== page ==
England

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Damaged in Newcastle

I’m talking about my poor brolly at least, that took a fair amount of beating in the blustery winds and heavy rains that accompanied my visit down south to Newcastle – a less than perfect backdrop for the famous 7 bridges across the River Tyne. Newcastle, suspiciously run-down and dreary from the train on a sunny day, looked like an industrial wasteland whose construction was abandoned in the 1800s after the Revolution in the rain and cloudy weather. But a step out from the Central Station and onto Grainger Street where the urban centre begins and the atmosphere as I imagine it would be minus the bad weather, would have...

Wandering (part of) the Black Country

I found out not too long ago from a quick perusal of the trusty Lonely Planet Guidebook that the Black Country was another name for the West Midlands area of England, the blue collar championing area where the ‘real’ people toiled and laboured at work before celebrating hard in a pub with tons of beer, and spoke (according to some websites that had forums) with the ugliest accents. A last-minute journey required me to go all the way to Walsall via Birmingham and I practically pounced on the opportunity to do something else other than travel the eastern Coast as I’ve been wont to do so much these days. The...

Elitist Boundaries

The airport bus was late, so the irate faces of the would-be passengers told me. The driver however, did apologise for the lateness, on the grounds of “people not being able to drive properly”. And then it was yet another 50 minutes from London Stansted to the town centre. Cambridge seems to typify the posh bit of the so-called ‘Englishness’. I found that its open spaces achingly beautiful, its grounds almost sacred (almost like Edinburgh with Hyde Park built in) but infuriatingly elitist, its city centre small and after a while…dare I say..boring.Punting is the highly-rated pastime and the order of the day. One punter tried to imitate a Venetian...

A better version of London

The Travel Companion (TC) was with me once again this month, and we decided to make the 5-hour train journey to London from Edinburgh. I was adamant that he should be the one to write this entry because our last trip to London last December was pretty much accidental. My own memories of London spent in the summer of 2007 were exceptionally good, and I had desperately hoped that TC would have at least enjoyed that same privileged experience which I had. This meant packing a heck of a lot of activities in the 3 days we were there (the majority of them consisting of visiting galleries in the day,...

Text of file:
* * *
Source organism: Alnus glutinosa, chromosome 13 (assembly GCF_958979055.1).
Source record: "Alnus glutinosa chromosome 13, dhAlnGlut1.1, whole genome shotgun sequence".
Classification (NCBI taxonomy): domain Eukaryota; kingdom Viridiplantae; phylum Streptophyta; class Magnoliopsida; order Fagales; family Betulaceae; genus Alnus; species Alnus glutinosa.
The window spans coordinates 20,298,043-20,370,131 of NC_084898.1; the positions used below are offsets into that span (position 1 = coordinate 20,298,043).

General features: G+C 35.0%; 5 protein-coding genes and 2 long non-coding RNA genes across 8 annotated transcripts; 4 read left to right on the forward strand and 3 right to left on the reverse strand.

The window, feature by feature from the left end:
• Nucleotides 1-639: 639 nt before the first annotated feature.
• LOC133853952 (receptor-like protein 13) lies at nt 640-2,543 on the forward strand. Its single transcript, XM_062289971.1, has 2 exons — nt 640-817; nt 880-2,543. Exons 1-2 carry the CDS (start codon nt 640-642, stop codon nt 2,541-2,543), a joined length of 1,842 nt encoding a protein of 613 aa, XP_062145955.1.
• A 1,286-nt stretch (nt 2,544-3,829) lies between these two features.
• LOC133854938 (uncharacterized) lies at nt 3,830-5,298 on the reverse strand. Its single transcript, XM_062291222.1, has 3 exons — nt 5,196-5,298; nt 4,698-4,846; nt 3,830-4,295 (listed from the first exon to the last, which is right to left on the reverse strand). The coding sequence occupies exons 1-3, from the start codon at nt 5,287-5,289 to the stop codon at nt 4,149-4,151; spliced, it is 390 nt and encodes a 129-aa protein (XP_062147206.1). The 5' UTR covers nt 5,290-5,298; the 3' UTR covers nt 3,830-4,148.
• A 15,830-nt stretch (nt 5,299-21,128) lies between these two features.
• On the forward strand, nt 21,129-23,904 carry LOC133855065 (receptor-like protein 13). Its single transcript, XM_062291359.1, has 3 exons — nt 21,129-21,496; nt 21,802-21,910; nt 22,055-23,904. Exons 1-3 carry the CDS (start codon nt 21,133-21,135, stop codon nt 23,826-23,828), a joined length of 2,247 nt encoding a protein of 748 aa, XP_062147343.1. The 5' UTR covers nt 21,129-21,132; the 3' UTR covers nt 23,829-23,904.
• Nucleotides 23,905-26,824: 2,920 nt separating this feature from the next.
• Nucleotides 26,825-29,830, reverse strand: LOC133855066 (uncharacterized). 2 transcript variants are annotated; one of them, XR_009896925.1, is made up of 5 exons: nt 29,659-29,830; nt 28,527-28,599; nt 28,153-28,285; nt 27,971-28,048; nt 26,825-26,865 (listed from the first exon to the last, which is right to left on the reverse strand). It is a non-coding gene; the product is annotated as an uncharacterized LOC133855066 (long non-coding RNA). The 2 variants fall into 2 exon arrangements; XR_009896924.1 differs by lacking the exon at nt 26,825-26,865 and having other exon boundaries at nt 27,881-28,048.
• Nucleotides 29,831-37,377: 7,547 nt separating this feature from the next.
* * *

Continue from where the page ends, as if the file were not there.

Englishmen in (Old) York

I decided that England is a dreadfully dismal place to be in the whole of God’s cheery earth, as the National Express East Coast wound it way southwards towards York. Clear skies in Edinburgh soon became a memory as the train chugged through England – and fog intuitively seemed to roll in at the Scottish borders after Berwick-upon-Tweed, hugging the coast line and passing Holy Isle en route to Newcastle, Durham, Darlington and finally, York. Even the weather hates the English, I thought childishly. Thankfully the 2.5 hour-long journey to York was mostly without incident, save for screaming children who got excited over sheep and inconsiderate parents sitting in the...

Winter of (Dis)content

TC and I congratulated ourselves on the relatively fuss-free and brilliant KLM internet check-in procedure as we were ensconced in the Airport Shuttle (also pleased that the driver found the pick-up location) en-route to Edinburgh Turnhouse Airport, replete with our bagfuls of gifts and other stuff sitting behind us. Once more, the security checks and baggage drops seemed effortless, as we found a nook adjacent to the gate that had reclining chairs on which no one seemed willing to lie. Near-slumberous repose overtook us, until an announcement for our flight woke us into anticipation, and catapulted us into dread and unprecedented panic as we were told that this flight to...

The Tale of a Country Bumpkin

I came, and saw (Les Miserables at West End with John Owen-Jones a.k.a. God) and fell into raptures. Bought the Les Miz ticket at Queen’s Theatre Box Office and got a restricted view but first-row seat, with some of the set reaching past the few rows. Call it a true experience when you get to see the much more than the going-on in the foreground. I was close enough to claw him into erotic submission each time “God” sang, but decided to restrain myself at the last minute for fear of losing some dignity. I think the compelling force of the Les Miserables story (besides John Owen Jones who actually...